Apprenticeship consultation may result in increased opportunities

Apprenticeships are a method of training, usually within a skilled profession, while working at the same time. Although they are often perceived as a way into employment for younger people, apprenticeships are open to all who are aged over 16. The Government encourages employers to use apprentices as a method of creating a skilled workforce.

In Scotland, apprenticeships are run under a contract of apprenticeship, which is similar to a contract of employment, including the rights afforded by one, but is specialised for an apprentice. It will state how long the apprenticeship is expected to last and the training that will be provided. In England and Wales, apprenticeships are run under an apprentice agreement.

Apprentices who are working towards both apprenticeship frameworks or apprenticeship standards, or under a contract of apprenticeship in Scotland, must receive off-the-job training. The duration of off-the-job training must be a minimum of 20% of the duration of the apprenticeship. This training can be provided at their place of work and does not need to be done off-site.

The Apprenticeship Levy has been set up by the Government to encourage more companies to take on apprentices. Organisations with an annual payroll bill of at least £3 million pay 0.5% of their payroll cost to HMRC per month, who place these funds into a digital account. These companies can then apply for access to their digital account and can start using that account to pay for apprenticeships. Funds in this account expire and are paid to the Government if not used within two years of being paid into the account.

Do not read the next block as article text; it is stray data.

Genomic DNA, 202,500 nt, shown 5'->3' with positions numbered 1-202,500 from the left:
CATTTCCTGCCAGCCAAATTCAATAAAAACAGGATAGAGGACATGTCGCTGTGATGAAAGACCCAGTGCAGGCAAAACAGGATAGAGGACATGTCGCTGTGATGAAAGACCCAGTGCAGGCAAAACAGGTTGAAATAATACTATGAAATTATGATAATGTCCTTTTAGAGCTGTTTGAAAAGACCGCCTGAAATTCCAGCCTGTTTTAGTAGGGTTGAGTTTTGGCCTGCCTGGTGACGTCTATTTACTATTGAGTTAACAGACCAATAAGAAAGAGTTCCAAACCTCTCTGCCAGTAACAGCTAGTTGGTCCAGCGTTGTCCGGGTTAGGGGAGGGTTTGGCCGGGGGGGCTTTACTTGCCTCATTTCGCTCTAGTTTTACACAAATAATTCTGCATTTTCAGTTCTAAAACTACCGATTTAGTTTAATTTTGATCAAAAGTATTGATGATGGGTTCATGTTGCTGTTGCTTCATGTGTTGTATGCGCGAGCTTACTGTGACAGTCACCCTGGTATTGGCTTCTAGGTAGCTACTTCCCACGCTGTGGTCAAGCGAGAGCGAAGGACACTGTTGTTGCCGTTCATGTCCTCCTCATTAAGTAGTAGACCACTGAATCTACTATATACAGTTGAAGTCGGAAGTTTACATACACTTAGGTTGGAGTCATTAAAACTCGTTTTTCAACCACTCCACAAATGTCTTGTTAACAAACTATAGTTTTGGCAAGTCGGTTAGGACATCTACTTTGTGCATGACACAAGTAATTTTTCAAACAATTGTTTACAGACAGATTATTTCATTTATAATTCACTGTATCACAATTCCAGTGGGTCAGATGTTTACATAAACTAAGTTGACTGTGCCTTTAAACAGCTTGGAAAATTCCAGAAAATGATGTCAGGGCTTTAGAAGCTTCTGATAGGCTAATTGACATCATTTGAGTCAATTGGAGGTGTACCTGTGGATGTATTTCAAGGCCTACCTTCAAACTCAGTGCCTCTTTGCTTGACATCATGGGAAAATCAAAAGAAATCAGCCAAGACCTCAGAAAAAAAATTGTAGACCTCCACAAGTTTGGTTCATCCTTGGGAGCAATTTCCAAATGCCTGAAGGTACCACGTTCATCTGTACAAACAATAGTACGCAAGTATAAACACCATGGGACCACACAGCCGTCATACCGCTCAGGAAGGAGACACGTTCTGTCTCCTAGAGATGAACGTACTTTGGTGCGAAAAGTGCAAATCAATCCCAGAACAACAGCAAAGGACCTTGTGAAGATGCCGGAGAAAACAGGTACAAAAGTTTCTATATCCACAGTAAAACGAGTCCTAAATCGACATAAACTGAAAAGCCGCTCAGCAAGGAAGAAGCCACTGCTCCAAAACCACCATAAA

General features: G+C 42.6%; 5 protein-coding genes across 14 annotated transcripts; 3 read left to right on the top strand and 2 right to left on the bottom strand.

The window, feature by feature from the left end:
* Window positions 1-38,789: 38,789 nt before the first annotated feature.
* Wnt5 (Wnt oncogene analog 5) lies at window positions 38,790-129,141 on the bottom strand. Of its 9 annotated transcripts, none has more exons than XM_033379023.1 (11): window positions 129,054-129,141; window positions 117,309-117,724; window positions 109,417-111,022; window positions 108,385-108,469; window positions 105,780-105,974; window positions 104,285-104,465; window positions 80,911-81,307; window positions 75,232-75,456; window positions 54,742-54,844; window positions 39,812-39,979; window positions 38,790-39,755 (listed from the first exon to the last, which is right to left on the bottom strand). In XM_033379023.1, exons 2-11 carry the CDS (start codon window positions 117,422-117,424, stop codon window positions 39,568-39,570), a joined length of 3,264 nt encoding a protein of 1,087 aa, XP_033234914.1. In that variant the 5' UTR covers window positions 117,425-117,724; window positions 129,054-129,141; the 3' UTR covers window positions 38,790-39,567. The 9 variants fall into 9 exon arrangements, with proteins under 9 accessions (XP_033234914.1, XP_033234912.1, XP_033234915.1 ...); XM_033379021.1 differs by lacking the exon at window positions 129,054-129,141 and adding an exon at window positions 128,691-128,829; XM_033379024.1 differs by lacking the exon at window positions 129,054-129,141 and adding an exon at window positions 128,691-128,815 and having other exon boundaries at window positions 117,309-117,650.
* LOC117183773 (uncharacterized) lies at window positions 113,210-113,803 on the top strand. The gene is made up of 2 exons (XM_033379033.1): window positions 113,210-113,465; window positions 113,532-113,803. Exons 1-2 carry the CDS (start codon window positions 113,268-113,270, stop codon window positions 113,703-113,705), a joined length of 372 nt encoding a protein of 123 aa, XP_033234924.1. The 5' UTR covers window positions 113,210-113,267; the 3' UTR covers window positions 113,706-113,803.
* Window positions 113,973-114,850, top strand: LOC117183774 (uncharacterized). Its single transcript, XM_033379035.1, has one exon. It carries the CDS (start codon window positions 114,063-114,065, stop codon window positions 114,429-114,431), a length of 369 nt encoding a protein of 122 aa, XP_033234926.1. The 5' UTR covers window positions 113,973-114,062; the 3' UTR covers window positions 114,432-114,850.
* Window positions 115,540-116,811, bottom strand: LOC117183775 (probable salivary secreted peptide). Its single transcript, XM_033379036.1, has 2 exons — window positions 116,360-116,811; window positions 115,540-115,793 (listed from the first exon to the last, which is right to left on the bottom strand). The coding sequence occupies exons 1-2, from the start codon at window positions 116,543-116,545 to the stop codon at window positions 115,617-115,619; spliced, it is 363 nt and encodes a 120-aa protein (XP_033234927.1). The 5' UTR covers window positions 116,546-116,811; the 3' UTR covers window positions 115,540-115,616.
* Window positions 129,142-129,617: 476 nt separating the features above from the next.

The Department for Education (DfE) is consulting on a new operating framework for flexi-job apprenticeship schemes as a means to increase the use of apprenticeships in certain sectors and professions. The consultation document and accompanying survey are open for comments until 1 June 2021.

The aim is to develop portable apprenticeships, enabling them to move between employers in industries where short-term contracts are the norm during their apprenticeship. The Government sees flexi-job apprenticeships as a means to overcome the barriers that have hindered the use of apprenticeships in certain sectors and professions.

However, prior to launching a £7 million fund in July 2021, it wants to explore the different ways such models could operate. It also wants to seek views on how flexi-job apprenticeship schemes can achieve its ambition for long-term financial sustainability, and identify the improvements needed to the previous Apprenticeship Training Agency model.

Apprenticeships remain a key method of training up people who are entering a sector for the first time and remain popular.



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